From the Ship’s Log

This week, I wanted to talk to you about book pirating. Recently, our own FK Marlowe experienced the gut wrenching situation of finding out that her intellectual property was stolen and put up on a website without her permission. This is a familiar story for many other indie authors, and for some, it ends in having our Kindle Direct Publishing accounts banned due to exclusivity agreements, even if we as the author were not the person to post the work on the offending website in the first place.

I’ve personally experienced this situation, and I felt incredibly anxious about whether or not Miss Marlowe’s issues would be dealt with swiftly or not, especially since the offender in my case took months to remove my work from their website. Luckily, the website that had Marlowe’s work had a twitter page, and being the savvy social media butterfly that she is, we saw the beginning of the DMCA saga:

Once the tweet was out there, we needed to wait. Oh, the agonizing wait to see if you can have your own work back where it belongs, where we as the author choose to distribute it. This book pirating thing has almost nothing to do about “free books” for other people. In my own personal opinion, if a reader asked nicely about receiving a free copy of my book because they couldn’t afford a copy, I would happily supply one to them. 

This book pirating situation has everything to do with control over one’s own intellectual property and our rights as the authors to distribute our products as we choose, which is to say that we want to know when and where they are being sold or downloaded for free. So having people on a website we did not choose for our stories is not only shocking but insulting. Somebody thought they knew what to do with our writing better than us. Frankly, it’s rude and presumptuous, and I’d love to see the practice stop entirely in favor of the above. Most of us authors want to connect with readers. It doesn’t hurt to reach out. The worst case scenario is the word, “no.”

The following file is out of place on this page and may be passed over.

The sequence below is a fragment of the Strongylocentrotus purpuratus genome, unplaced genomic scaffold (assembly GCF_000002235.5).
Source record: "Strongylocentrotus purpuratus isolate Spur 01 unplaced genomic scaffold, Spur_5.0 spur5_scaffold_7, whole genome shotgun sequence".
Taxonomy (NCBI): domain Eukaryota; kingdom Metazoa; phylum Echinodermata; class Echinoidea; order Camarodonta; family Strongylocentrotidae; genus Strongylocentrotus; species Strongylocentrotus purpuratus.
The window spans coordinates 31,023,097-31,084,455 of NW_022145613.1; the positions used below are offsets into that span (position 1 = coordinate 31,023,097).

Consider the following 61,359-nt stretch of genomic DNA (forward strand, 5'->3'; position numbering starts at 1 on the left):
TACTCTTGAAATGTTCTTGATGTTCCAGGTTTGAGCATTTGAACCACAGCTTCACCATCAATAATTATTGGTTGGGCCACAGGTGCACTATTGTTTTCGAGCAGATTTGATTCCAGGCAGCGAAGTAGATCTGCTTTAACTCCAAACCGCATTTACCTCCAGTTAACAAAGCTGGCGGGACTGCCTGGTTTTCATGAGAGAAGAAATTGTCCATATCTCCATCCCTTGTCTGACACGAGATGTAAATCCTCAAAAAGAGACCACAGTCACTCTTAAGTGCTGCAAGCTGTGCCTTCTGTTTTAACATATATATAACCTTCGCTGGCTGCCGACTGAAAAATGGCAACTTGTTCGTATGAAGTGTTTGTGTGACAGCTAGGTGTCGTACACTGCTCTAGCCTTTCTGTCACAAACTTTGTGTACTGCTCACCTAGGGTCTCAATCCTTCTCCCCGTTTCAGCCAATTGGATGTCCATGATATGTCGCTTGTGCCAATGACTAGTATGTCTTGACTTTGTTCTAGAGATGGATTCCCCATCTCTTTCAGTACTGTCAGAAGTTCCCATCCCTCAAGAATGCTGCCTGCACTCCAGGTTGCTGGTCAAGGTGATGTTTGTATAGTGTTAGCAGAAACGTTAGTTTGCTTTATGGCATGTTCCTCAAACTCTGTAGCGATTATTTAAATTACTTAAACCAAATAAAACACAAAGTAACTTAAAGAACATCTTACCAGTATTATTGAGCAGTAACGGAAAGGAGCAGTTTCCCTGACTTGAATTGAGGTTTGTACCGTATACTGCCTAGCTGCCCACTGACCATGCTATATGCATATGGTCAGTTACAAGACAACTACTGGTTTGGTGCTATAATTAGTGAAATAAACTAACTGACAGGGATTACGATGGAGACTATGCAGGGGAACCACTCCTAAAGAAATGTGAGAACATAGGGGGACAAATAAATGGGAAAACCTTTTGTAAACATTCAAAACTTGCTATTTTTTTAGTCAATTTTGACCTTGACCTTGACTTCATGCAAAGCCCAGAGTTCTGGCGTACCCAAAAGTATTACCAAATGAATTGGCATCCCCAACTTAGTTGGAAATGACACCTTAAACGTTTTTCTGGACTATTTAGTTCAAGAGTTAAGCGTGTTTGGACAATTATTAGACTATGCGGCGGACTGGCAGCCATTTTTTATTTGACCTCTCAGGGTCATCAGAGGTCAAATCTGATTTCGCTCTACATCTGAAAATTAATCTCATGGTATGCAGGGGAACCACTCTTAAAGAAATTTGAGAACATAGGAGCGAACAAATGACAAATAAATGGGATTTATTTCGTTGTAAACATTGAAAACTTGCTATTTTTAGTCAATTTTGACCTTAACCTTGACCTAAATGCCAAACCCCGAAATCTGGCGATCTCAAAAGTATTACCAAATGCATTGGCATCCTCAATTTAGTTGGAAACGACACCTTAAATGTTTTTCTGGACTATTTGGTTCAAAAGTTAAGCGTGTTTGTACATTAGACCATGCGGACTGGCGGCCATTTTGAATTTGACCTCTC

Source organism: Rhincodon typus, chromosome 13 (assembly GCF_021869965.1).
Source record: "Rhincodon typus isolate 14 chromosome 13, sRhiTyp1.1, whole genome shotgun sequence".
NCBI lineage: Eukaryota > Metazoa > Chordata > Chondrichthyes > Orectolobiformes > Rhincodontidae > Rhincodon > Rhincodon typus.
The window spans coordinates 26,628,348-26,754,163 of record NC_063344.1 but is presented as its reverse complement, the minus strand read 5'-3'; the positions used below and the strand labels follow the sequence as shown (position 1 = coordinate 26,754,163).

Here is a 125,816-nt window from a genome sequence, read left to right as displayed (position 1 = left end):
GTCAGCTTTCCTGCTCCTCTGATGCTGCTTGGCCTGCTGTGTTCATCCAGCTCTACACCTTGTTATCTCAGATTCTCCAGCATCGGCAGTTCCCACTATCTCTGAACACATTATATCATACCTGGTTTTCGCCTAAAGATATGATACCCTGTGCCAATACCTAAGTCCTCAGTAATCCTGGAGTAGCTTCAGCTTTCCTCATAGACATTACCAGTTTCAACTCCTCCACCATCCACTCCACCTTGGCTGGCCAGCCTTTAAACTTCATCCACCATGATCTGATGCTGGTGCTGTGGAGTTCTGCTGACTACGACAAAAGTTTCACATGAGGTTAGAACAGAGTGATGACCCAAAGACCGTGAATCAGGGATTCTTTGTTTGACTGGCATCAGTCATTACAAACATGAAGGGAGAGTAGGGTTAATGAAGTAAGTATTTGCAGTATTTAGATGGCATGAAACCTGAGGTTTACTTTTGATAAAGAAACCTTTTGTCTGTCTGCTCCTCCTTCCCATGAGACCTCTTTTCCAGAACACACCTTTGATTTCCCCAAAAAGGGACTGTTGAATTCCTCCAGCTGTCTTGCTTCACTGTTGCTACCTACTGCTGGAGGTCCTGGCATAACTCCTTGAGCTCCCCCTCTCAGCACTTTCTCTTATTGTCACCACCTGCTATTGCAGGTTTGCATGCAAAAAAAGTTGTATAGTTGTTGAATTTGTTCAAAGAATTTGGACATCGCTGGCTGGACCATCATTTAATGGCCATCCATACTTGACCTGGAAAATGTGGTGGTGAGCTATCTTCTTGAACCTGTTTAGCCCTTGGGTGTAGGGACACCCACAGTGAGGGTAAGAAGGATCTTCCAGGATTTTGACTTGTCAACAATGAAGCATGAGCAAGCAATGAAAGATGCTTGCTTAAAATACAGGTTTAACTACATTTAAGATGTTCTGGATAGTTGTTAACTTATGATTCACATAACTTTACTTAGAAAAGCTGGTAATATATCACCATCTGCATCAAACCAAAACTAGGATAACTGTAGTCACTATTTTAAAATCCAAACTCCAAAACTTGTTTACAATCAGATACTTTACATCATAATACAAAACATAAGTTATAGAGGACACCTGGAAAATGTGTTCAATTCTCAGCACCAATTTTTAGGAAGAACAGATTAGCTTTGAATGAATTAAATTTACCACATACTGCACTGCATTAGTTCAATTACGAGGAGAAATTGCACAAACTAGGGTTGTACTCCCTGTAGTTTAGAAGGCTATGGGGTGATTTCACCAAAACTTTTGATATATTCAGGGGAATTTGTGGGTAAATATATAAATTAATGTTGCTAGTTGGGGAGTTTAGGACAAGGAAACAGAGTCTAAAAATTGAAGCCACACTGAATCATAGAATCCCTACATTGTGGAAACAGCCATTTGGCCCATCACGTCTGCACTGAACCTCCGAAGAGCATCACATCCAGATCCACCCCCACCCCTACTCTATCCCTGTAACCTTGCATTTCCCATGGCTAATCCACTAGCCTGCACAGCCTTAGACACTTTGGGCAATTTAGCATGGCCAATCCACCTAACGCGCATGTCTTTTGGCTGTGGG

Now, for my favorite part of the story. Resolution:

We all love a happy ending, and I’m pleased to say this part of the story ended well. Of course, there was more than one offender in this case, and I’m certain Miss Marlowe is working on reaching out to the other parties involved still. But all’s well that ends well for now.


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Marie was forged in the fiery pits of Hell, but most people call it Phoenix, Arizona. An educator by occupation and nature, she’s always trying to learn and experience new things. No day is complete without learning or otherwise striving to improve herself. Marie believes anything can be achieved with hard work, willpower, and a positive attitude.

As a fantasy author who dabbles in different subgenres, she draws inspiration from many places, people, and hobbies. From knitting to painting, movies to podcasts, reading to dungeons and dragons, she will try anything and everything as long as it keeps her cup full of inspiration and coffee. So much coffee.

I am fascinated by classic folklore, fairy tales, and tall ships. With plans to make two of these happen in the future, I’m currently looking for an excuse to add a water-based world to my series of interconnected universes.

Marie is a self-professed simple person who enjoys fluffy animals, good food, and an epic movie marathon or television show binge. Her teachers used to say she was a pleasure to have in class, but they couldn’t hear all the thoughts and mischief that went on behind that sweet smile. Marie read her favorite books and wrote novels during math class, and people who made her angry got written into them.




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